Convert MBR Partitioned Drives to GPT

KB ID 0001407


I got asked if I’d ever had to do this today, I vaguely remember having this problem in the past, but I can’t remember how I solved it. You set the ‘Partition Table Type‘ on a  disk in Windows, when the drive is first initialised, like so;

And the default is MBR, so that usually gets ticked, the problem is MBR only supports disks up to 2TB in size. Now if it’s just a new disk, with no partitions on it, you can simply change it;

But if it’s got a partition on it, (and probably some live data) you cant!

Previously, (before Windows 10, and Server 2016,) The Microsoft solution was to delete the partitions and create a new one, which can be a little time consuming, especially if you have live data on it! So can you convert it to GPT Live with no data loss? 


Yes! As usual, make sure you have a decent backup first, and if you are using a virtual environment, you can snapshot the virtual machine before hand, (I tested this in the lab, by taking a snapshot, converting a drive from MBR to GPT, then reverting to the snapshot, and it flipped back to MBR with no loss of data). 

You need to know what disk number Windows has assigned to the drive, in disk management right click the drive, and select properties.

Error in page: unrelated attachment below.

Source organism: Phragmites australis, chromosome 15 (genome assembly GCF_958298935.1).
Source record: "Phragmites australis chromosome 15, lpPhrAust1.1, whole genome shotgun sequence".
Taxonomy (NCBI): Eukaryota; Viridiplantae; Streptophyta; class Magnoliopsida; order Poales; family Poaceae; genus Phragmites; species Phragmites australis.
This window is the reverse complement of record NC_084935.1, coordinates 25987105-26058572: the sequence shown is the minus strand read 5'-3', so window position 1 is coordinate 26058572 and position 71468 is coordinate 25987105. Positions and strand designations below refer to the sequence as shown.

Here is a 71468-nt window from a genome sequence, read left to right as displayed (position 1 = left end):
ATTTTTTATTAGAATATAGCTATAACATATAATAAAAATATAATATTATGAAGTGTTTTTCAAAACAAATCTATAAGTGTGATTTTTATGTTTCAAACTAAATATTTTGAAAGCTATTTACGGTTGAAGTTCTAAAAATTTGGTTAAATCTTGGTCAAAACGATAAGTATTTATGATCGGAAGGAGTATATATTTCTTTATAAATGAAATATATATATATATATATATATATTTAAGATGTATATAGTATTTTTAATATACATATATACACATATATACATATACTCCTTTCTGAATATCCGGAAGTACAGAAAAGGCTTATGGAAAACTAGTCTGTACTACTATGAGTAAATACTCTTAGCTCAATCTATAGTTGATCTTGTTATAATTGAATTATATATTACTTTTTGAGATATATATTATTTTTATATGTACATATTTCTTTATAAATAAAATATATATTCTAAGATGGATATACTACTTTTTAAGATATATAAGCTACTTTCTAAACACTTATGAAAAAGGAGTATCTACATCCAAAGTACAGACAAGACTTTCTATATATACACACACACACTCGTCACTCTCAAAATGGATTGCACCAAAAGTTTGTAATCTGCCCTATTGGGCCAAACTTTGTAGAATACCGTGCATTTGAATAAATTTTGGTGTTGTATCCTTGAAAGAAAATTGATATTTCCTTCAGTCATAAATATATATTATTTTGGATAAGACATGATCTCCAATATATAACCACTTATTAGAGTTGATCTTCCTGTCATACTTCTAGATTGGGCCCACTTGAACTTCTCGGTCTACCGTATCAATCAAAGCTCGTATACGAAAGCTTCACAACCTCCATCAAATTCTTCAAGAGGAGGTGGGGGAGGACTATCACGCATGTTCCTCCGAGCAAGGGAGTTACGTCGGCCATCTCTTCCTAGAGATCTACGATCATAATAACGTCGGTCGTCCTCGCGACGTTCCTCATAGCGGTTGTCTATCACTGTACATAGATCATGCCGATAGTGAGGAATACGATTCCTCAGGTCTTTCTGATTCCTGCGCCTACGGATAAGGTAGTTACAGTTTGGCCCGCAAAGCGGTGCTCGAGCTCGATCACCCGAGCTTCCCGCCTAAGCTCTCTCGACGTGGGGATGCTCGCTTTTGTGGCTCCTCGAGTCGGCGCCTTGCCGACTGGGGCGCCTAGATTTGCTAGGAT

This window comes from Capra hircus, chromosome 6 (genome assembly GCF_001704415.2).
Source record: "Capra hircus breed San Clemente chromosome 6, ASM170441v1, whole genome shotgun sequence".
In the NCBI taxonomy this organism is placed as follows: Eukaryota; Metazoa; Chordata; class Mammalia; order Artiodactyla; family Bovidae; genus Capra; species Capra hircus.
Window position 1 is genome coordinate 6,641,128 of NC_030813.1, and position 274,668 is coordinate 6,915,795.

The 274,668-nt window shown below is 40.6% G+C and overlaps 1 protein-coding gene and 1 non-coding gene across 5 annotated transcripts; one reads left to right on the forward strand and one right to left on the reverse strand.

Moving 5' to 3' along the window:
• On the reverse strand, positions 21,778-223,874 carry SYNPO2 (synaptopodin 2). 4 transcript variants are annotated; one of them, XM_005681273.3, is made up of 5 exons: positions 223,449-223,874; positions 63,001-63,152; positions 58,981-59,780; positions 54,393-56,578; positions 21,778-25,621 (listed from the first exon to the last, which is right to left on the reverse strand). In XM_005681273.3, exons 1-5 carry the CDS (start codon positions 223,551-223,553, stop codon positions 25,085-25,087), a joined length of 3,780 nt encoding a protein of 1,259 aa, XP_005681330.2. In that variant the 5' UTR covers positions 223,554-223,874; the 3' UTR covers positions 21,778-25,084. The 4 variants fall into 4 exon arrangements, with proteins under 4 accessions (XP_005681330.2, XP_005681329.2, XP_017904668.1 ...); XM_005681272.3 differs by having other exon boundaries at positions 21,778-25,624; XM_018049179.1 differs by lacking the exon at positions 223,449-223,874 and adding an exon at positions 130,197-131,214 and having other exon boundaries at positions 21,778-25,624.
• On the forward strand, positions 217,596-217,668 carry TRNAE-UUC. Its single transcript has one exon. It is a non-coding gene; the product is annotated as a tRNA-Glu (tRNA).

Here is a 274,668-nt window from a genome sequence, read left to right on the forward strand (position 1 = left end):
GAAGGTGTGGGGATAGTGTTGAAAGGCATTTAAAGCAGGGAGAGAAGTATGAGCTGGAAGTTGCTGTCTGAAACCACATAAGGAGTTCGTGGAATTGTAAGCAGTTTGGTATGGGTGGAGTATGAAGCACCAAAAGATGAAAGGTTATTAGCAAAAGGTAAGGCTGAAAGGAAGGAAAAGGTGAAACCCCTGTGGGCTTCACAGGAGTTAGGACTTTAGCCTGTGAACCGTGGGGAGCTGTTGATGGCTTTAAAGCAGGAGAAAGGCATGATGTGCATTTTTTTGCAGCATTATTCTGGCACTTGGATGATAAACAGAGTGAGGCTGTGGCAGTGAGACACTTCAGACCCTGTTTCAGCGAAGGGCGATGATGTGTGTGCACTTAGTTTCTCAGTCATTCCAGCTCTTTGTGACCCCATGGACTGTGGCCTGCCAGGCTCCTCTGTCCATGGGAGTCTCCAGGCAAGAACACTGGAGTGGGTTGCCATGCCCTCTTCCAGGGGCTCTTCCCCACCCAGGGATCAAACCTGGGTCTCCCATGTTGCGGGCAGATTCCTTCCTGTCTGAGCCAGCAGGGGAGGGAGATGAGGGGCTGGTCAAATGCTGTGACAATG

Windows 10 and Windows Server 2016

Using this method will require (after you have finished) you machine. is set to UEFI boot, otherwise it will work fine until you try and reboot, then the machine won’t boot! So if you are doing this on a Virtual Machine in Hyper-V MAKE SURE it’s a generations 2 VM!

UEFI Boot Mode and Hyper-V

You will find MBR2GPT.exe in C:\Windows\System32, if it’s not there do a full round of Windows updates! Simply open an Administrative command window and run the following commands;

cd c:\windows\system32
mbr2gpt /convert /disk:1 /allowfullOS

Convert MBR to GPT

Take note of the warning the machine should now be set to UEFI boot mode, so if its a VMware VM, then change this value;

UEFI Boot Mode

For OLDER Vesions of Windows

Download and extract gptgen-1.1 then run the following command;

gptgen.exe -w \\.\\physicaldrive1

Note: Where ‘1‘ is the disk number you took note of above.

Note: If you see “Block read failed, check permissions!” Then you might want to use MBR2GPT {above} instead.

Block Read Failed Check Permissions

That’s it done! In ‘disk management’ you will need to ‘Rescan Disks’ to see the change.

In the unlikely event that something exploded, you can ‘roll-back‘ to your snapshot.

Related Articles, References, Credits, or External Links


Author: PeteLong

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  1. Hi I lost hours trying to find out how to overcome the “Block read failed, check permissions!”. I finally notice you had the wrong command displayed in your instructions. It should not be gptgen.exe -w \\.\\physicaldisk1 but gptgen.exe -w \\.\\physicaldrive1.

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    • Awesome spot!Updated Thank you.

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